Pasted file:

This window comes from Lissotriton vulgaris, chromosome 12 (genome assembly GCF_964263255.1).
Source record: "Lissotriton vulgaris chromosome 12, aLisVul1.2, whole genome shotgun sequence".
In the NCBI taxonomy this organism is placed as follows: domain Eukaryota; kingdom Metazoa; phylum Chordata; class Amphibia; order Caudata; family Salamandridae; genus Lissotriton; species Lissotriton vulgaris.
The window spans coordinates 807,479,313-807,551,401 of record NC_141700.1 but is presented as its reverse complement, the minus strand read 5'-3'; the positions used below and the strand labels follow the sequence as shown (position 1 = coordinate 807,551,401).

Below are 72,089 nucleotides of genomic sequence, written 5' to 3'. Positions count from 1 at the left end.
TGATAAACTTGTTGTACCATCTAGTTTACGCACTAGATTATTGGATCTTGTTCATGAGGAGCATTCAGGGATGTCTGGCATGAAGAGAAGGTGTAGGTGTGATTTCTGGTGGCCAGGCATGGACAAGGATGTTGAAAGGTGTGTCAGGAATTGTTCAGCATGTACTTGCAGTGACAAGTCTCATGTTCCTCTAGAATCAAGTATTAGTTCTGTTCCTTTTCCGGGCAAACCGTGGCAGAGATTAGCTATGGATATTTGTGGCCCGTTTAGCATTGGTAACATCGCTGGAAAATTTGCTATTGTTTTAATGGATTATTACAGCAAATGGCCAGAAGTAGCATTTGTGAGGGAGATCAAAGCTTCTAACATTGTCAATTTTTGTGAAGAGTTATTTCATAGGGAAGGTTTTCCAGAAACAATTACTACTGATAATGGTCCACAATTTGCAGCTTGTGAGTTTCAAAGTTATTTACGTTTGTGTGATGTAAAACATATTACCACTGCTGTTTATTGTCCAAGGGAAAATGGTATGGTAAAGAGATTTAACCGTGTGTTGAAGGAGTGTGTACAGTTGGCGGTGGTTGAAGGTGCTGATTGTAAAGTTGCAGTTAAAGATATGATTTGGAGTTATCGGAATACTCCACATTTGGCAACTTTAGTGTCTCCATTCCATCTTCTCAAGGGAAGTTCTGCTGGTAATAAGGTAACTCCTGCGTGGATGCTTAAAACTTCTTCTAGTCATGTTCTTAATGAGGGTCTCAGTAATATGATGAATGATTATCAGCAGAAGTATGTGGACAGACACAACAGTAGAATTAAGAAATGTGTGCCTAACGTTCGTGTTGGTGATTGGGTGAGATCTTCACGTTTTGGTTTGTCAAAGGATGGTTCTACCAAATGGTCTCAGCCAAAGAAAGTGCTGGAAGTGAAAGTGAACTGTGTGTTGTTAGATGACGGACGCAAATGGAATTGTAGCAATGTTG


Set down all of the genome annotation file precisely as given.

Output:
This window comes from Lissotriton vulgaris, chromosome 12 (genome assembly GCF_964263255.1).
Source record: "Lissotriton vulgaris chromosome 12, aLisVul1.2, whole genome shotgun sequence".
In the NCBI taxonomy this organism is placed as follows: domain Eukaryota; kingdom Metazoa; phylum Chordata; class Amphibia; order Caudata; family Salamandridae; genus Lissotriton; species Lissotriton vulgaris.
The window spans coordinates 807,479,313-807,551,401 of record NC_141700.1 but is presented as its reverse complement, the minus strand read 5'-3'; the positions used below and the strand labels follow the sequence as shown (position 1 = coordinate 807,551,401).

Below are 72,089 nucleotides of genomic sequence, written 5' to 3'. Positions count from 1 at the left end.
TGATAAACTTGTTGTACCATCTAGTTTACGCACTAGATTATTGGATCTTGTTCATGAGGAGCATTCAGGGATGTCTGGCATGAAGAGAAGGTGTAGGTGTGATTTCTGGTGGCCAGGCATGGACAAGGATGTTGAAAGGTGTGTCAGGAATTGTTCAGCATGTACTTGCAGTGACAAGTCTCATGTTCCTCTAGAATCAAGTATTAGTTCTGTTCCTTTTCCGGGCAAACCGTGGCAGAGATTAGCTATGGATATTTGTGGCCCGTTTAGCATTGGTAACATCGCTGGAAAATTTGCTATTGTTTTAATGGATTATTACAGCAAATGGCCAGAAGTAGCATTTGTGAGGGAGATCAAAGCTTCTAACATTGTCAATTTTTGTGAAGAGTTATTTCATAGGGAAGGTTTTCCAGAAACAATTACTACTGATAATGGTCCACAATTTGCAGCTTGTGAGTTTCAAAGTTATTTACGTTTGTGTGATGTAAAACATATTACCACTGCTGTTTATTGTCCAAGGGAAAATGGTATGGTAAAGAGATTTAACCGTGTGTTGAAGGAGTGTGTACAGTTGGCGGTGGTTGAAGGTGCTGATTGTAAAGTTGCAGTTAAAGATATGATTTGGAGTTATCGGAATACTCCACATTTGGCAACTTTAGTGTCTCCATTCCATCTTCTCAAGGGAAGTTCTGCTGGTAATAAGGTAACTCCTGCGTGGATGCTTAAAACTTCTTCTAGTCATGTTCTTAATGAGGGTCTCAGTAATATGATGAATGATTATCAGCAGAAGTATGTGGACAGACACAACAGTAGAATTAAGAAATGTGTGCCTAACGTTCGTGTTGGTGATTGGGTGAGATCTTCACGTTTTGGTTTGTCAAAGGATGGTTCTACCAAATGGTCTCAGCCAAAGAAAGTGCTGGAAGTGAAAGTGAACTGTGTGTTGTTAGATGACGGACGCAAATGGAATTGTAGCAATGTTG